SUPREME Court officials and employees including court organizations led by the Philippine Judges Association (PJA) yesterday joined calls for the immediate resignation of Chief Justice Ma. Lourdes Sereno.
Supreme Court officials and employees including court organizations led by the Philippine Judges Association (PJA) yesterday joined calls for the immediate resignation of Chief Justice Ma. Lourdes Sereno.
“The dispute is now here in our own house,” PJA spresident Judge Felix Reyes told reporters after the flag-raising ceremony at the SC compound.
“The Chief Justice has been very kind to our organization. But we decided to join the calls (for her to resign) after looking at the big picture and what’s best for all of us,” he said.
Reyes, however, declined to explain how their politically charged decision to force Sereno to quit could help shield the judiciary from political intervention.
“I’m not in a position to answer that,” he briefly said.
Also, around 300 court workers listened as Erwin Oscon, president of the Supreme Court Employees Association (SCEA), read a manifesto during the “Red Monday” event.
The manifesto was signed by the leaders of PJA, SCEA, the Supreme Court Assembly of Lawyer Employees, the Philippine Association of Court Employees and the Sandiganbayan Employees’ Association.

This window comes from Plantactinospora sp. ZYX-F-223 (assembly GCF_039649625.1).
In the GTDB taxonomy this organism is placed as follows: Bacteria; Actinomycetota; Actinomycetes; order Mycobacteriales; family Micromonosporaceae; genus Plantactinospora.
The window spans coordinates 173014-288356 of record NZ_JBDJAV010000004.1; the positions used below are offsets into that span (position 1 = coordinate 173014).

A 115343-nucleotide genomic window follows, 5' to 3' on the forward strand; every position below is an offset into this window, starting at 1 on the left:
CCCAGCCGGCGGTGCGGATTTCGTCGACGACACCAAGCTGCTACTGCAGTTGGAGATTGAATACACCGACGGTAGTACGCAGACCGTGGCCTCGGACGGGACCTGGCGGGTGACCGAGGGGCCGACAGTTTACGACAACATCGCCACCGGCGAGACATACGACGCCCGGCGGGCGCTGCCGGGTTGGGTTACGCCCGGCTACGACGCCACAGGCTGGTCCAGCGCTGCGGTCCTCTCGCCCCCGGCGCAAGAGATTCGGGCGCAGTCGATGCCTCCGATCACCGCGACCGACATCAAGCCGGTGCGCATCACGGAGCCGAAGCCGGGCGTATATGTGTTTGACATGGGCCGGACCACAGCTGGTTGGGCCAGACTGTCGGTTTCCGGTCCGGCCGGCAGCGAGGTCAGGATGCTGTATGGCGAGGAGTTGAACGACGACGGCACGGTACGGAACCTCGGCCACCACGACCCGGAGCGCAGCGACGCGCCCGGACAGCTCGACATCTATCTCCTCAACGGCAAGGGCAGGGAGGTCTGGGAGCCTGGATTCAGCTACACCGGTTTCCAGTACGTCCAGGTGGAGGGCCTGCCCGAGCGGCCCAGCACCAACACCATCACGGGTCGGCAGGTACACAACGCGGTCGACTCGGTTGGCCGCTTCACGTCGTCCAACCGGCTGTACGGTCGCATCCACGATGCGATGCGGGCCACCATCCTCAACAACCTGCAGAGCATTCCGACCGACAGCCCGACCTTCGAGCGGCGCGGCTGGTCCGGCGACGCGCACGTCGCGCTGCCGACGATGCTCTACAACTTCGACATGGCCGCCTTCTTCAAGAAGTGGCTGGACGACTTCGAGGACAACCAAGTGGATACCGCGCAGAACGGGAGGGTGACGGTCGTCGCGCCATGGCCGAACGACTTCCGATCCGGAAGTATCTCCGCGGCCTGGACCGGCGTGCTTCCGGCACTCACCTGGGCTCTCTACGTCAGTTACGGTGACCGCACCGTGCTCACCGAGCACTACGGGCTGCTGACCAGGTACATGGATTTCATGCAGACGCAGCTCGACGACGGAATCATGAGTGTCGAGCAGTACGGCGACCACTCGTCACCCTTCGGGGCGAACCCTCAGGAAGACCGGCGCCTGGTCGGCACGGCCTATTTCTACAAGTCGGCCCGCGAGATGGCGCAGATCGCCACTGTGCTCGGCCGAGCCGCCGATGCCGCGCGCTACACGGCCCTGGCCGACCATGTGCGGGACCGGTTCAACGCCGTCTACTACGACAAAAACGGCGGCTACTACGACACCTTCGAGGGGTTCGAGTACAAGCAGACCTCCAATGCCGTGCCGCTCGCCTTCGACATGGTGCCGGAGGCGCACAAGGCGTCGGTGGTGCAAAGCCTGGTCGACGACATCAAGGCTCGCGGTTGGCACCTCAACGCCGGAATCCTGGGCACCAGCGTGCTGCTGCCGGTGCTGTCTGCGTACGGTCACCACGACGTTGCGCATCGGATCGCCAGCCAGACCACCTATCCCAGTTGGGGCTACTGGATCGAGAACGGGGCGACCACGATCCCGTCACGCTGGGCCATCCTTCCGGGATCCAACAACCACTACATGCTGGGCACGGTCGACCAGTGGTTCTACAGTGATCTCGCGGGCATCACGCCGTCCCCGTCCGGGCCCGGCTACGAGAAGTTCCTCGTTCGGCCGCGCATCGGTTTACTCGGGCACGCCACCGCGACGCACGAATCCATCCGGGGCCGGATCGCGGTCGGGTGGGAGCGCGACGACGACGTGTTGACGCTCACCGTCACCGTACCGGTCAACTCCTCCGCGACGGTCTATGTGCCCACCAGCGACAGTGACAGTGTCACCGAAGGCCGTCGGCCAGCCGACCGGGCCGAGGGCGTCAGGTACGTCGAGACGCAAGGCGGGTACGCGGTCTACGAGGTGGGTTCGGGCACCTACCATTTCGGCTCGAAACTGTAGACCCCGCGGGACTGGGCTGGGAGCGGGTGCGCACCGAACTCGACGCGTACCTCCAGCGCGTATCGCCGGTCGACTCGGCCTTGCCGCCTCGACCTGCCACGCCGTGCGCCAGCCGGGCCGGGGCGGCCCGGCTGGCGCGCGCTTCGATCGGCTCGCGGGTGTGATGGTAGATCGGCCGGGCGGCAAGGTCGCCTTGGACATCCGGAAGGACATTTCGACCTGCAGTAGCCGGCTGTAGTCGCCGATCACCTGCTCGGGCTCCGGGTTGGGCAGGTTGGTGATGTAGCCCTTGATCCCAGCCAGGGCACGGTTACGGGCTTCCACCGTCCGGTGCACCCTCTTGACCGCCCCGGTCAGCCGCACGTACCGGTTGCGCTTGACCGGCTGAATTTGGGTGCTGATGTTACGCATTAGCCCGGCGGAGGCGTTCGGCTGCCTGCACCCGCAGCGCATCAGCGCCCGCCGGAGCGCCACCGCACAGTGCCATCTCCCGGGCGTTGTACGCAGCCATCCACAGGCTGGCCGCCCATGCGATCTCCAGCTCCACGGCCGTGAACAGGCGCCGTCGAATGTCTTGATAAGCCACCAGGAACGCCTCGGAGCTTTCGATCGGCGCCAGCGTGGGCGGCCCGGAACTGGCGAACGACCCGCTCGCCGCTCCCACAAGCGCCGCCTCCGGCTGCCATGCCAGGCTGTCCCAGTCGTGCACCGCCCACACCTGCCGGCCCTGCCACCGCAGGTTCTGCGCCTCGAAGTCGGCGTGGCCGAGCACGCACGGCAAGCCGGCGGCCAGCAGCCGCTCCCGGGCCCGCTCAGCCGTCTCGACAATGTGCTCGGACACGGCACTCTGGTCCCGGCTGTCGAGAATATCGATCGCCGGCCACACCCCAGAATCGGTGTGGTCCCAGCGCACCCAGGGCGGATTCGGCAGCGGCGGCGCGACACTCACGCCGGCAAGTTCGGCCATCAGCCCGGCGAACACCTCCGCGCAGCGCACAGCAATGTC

Nine of Sereno’s colleagues, five of whom wore red neckties, attended the gathering along with several officers of the 1,200-strong PJA.
Also present was Senior Associate Justice Antonio Carpio, who had assumed as acting chief magistrate since Sereno was forced by 13 justices to take an indefinite break starting March 1 to let her prepare for her looming impeachment trial in the Senate.
Oscon denied insinuations that they were forced by some senior court officials to release the statement, saying the Chief Justice had already lost the support of the judiciary’s employees when she failed to address their concerns.
“First of all, we deny the reports in the media that we were pressured and ordered to conduct these actions against the Chief Justice,” Oscon said.
“This is an initiative of the different associations (of court personnel). As early as September 2017, the employees have withdrawn their support (for the Chief Justice). What does that mean?” he said.
In their joint statement, the groups said the moves to impeach Sereno had only placed the “entire judiciary in disrepute, thereby affecting the honor and integrity” of the magistrates and judges.
They said court officials “have been pitted against each other resulting in a distressing atmosphere” and that the court “can no longer endure a prolonged environment of this kind.”
“Chief, it’s time to let go. Please let the judiciary move on,” Oscon read from the statement.
“Chief Justice, let us please not allow history to judge you as the first woman chief justice, and the youngest at that, to be removed from office,” the statement added.